The Pavilion, a 19th century hotel and later, the summer home of the family that preserved and restored Fort Ticonderoga, has itself been preserved and restored.
A ribbon-cutting ceremony was held on the porch of the Pavilion – the very spot where President William Howard Taft stood and spoke in 1909, as Fort Ticonderoga president and CEO Beth Hill pointed out – on June 22.
“We have saved a national treasure, and through its imaginative, adaptive re-use, we have expanded our amenities and enhanced our guests’ experience,” said Hill.
The ceremony, which was attended by State Senator Dan Stec and Assemblyman Matt Simpson, among others, not only brought the seven-year, $9 million restoration project to a close; it served as a launch pad for the next phase of Fort Ticonderoga’s $70 million redevelopment.
“We have big plans, not only for Fort Ticonderoga but for our community,” said Hill. “Our major capital investments will comprise one of the largest economic development projects in the North Country in decades and become a significant economic driver, attracting more people to the region.”
The ambitious, $70 million scheme, $20 million of which has already been raised, includes the purchase of the single most important collection of 18th century militaria in private hands and the construction of a national museum of military history.
“This new museum will highlight America’s military heritage from colonization through independence,” said Hill. “It will tell the globally important story of our nation’s origins.”
By 2030, Hill estimates, the economic impact of Fort Ticonderoga will be worth $77 million, supporting 678 jobs and generating $56 million in tax revenues.
Also under consideration: a boutique hotel taking advantage of Fort Ticonderoga’s location on Lake Champlain.
New Uses for The Pavilion
As envisioned by Fort Ticonderoga’s comprehensive plan, the Pavilion will be its own “node,” different from but inextricably related to the other features of the campus, the fort included.
“The Pavilion gives us flexibility to use the space as the experience expands,” said Hill. “We’re not going to be confined to just a few opportunities.”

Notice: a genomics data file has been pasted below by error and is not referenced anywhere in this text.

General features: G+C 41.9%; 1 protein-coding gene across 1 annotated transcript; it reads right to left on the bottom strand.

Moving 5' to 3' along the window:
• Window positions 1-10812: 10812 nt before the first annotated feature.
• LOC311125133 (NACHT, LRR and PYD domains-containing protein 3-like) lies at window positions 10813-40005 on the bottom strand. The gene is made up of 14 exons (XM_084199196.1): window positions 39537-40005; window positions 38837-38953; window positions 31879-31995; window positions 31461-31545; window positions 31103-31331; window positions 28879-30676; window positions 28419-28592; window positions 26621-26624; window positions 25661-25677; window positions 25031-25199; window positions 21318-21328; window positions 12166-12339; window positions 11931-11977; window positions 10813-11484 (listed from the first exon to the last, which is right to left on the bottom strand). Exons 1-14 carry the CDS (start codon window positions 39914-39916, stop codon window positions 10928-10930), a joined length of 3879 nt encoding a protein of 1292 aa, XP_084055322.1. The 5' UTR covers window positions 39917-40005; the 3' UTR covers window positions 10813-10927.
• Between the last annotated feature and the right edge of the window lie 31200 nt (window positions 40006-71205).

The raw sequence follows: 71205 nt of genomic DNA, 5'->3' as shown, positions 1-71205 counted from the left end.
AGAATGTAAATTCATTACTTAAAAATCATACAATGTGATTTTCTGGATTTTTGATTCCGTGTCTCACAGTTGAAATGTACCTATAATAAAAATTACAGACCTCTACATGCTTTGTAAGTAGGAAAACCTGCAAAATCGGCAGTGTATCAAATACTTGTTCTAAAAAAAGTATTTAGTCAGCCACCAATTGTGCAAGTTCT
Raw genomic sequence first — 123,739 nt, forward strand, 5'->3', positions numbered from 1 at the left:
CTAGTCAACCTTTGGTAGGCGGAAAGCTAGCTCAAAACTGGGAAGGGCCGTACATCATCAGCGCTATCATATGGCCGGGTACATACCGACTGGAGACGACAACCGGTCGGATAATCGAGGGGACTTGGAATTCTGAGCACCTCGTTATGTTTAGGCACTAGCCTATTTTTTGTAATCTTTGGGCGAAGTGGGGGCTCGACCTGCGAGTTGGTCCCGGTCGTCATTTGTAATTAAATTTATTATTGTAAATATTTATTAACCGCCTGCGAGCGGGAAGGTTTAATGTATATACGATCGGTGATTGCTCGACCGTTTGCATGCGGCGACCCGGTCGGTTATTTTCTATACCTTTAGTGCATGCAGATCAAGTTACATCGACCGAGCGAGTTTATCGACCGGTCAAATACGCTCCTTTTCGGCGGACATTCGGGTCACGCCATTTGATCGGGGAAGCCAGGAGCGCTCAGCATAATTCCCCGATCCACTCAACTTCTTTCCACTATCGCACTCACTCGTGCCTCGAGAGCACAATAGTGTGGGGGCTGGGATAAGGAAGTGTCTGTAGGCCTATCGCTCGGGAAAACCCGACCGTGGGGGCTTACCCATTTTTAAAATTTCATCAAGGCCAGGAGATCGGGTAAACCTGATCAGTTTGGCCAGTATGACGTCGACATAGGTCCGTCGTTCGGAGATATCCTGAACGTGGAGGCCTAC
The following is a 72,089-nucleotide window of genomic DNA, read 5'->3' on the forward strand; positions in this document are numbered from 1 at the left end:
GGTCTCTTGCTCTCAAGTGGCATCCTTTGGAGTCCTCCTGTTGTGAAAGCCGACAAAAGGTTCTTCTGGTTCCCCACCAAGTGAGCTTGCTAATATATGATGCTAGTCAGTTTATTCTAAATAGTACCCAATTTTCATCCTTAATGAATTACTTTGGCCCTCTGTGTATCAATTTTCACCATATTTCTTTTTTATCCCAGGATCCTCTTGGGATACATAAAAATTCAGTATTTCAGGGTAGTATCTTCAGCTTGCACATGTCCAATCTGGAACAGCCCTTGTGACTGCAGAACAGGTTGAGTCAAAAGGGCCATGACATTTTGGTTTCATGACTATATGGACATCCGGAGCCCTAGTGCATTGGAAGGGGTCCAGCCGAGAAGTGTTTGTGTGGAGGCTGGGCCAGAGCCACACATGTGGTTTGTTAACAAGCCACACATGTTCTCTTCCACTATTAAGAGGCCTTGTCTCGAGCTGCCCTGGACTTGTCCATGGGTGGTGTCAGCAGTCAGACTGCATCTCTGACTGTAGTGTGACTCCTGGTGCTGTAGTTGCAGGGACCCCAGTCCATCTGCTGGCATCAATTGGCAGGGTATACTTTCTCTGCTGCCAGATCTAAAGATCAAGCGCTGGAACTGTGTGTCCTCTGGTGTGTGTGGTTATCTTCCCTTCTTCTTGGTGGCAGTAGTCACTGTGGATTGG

Among its current uses: office space for staff and a venue for weddings, conferences and corporate retreats.
According to Stuart Lilie, Fort Ticonderoga’s, vice-president, several rooms in the Pavilion’s north wing can be used as bridal suites.
The hotel’s small dining room is serving that purpose once again, with direct access to a modern, restaurant-quality kitchen for the use of catering staffs and an as yet-to-be-hired food and beverage manager.
The room will be open to the public as a café on a limited basis this summer, said Hill.
Julia Nittler, Fort Ticonderoga’s Event coordinator, said events are being booked for both 2022 and 2023. The cost to rent the Pavilion’s spaces for a day starts at $5,000.
According to Matthew Keagle, curator, the rooms, walls and cabinets of the Pavilion also serve as exhibition space for art, antiques, decorative arts and artifacts.
“The Pavilion ceased to be used a summer home more than thirty years ago, but the house came to Fort Ticonderoga as the last occupants left it. All its contents were left here,” said Keagle. “We’ve inventoried and catalogued those contents and continued to research their origins and uses to better understand how the house was furnished and how the house was used by the Pells when it was home.”
Guided tours of the Pavilion will start this summer, said Hill.
The Pavilion as a Hotel
William Ferris Pell started building the Pavilion in 1827, a few years after he had purchased the Fort Ticonderoga ruins and surrounding lands from Union and Columbia Colleges.